The United Nations Industrial Development Organization recently pointed out a possible replacement for petrochemical-based polymers: rice resin. A Japanese company makes the material from inedible rice and also makes a biodegradable polymer known as Neoryza, which seems to contain some amount of rice as well. The rice resin contains 10 to 70% rice waste. You can see a video with English subtitles about the material below.

According to the video, there is plenty of waste rice. The resulting resin isn’t as toxic as petrochemical-based plastics and doesn’t consume food crops like other plant-based polymers. The video shows the rice resin being extruded like a normal polymer, so it should work like any other thermoplastic.

The video says the properties are similar to petrochemical-based plastics and no special equipment is required to handle it. They also claim that production is easier because, unlike other bioplastics, they don’t generate ethanol as the first part of the process. Waste rice should be cheap to obtain since it is essentially trash today. We aren’t sure what polymers are used in the 90 to 30% of the plastic that isn’t rice, but presumably, that is being brought in as a raw material.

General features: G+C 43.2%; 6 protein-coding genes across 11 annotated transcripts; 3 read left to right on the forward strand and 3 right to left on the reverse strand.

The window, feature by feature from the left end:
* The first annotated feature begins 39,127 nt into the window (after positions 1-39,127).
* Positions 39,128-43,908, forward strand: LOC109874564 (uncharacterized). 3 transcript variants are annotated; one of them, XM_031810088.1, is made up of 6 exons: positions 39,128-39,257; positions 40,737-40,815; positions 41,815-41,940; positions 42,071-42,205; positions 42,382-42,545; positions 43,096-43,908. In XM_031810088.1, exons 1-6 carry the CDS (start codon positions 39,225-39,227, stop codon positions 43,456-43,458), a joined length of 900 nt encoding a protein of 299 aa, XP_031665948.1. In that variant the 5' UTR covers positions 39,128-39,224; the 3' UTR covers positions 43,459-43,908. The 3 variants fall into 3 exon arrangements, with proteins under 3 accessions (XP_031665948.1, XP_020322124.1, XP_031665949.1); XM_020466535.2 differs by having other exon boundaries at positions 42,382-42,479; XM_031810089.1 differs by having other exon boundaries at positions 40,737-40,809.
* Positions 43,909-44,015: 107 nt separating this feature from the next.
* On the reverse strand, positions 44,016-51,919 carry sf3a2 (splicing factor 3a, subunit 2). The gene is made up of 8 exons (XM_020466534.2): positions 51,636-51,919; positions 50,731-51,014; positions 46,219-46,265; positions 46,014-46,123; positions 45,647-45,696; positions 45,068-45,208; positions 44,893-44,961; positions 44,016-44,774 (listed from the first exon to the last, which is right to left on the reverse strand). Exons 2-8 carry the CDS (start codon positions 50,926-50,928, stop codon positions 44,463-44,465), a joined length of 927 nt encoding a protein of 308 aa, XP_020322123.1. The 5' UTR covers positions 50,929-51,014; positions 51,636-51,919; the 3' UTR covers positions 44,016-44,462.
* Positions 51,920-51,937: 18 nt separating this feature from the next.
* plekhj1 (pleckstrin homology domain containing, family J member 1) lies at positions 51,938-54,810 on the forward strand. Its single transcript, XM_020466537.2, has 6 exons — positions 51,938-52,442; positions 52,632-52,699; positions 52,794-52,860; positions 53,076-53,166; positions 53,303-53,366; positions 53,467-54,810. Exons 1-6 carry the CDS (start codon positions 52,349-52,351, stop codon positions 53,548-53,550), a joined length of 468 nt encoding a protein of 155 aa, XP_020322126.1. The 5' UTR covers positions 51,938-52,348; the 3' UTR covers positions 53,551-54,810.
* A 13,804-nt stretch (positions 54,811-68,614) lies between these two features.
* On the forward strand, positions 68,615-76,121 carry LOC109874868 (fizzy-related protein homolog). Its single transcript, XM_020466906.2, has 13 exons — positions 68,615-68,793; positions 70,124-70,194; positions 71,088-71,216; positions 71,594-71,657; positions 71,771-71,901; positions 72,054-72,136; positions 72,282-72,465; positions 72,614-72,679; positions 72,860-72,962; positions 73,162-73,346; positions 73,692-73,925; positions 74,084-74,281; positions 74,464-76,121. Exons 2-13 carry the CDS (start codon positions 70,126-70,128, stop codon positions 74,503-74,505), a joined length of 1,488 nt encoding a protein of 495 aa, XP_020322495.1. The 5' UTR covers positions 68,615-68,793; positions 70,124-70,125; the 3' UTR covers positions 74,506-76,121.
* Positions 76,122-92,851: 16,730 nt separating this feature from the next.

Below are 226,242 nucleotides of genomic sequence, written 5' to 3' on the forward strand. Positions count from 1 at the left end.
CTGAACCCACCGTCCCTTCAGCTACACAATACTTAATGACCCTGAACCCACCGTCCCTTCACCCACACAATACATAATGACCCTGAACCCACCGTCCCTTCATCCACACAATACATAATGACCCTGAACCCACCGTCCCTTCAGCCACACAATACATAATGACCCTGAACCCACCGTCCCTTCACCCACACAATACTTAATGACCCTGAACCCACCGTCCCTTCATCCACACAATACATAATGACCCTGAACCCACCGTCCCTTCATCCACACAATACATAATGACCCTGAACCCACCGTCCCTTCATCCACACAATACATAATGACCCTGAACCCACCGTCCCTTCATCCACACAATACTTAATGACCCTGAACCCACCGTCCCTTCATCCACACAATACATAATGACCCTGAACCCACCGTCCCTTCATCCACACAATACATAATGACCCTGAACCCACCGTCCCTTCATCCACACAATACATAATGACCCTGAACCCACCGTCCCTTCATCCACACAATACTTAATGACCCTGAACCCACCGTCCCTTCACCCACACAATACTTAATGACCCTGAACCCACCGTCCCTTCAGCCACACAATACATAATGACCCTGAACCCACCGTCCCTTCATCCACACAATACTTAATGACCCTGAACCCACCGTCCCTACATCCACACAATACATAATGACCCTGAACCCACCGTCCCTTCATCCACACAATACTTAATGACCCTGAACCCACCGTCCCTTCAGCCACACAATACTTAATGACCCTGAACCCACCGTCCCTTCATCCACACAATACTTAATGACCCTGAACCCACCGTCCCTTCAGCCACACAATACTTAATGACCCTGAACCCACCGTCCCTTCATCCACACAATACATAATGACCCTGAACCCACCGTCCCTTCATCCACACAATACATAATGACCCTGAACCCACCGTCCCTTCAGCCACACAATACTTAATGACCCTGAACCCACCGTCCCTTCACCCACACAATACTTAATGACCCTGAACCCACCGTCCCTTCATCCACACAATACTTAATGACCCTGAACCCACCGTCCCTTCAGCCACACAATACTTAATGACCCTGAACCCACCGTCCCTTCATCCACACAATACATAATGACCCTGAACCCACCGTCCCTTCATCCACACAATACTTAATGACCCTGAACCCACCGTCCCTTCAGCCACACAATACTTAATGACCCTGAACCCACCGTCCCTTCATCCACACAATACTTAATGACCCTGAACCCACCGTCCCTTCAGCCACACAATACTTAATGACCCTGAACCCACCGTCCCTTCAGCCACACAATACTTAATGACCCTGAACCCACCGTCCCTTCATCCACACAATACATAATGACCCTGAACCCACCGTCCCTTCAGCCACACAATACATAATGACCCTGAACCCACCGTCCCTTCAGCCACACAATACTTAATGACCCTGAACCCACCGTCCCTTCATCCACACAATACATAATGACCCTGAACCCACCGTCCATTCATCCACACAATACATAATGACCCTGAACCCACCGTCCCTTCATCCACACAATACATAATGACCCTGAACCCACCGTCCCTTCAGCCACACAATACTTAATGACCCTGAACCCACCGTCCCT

We’ll be interested to see if anyone tries to make 3D printing filament from the stuff. We know that it is being used to replace polyethylene in furniture. We couldn’t help but think about using waste coffee grounds in 3D printing. If you want to compare this to PLA, we’ve talked quite a bit about the corny polymer.

Source: https://hackaday.com/2023/02/17/3d-printing-with-rice-might-be-nice/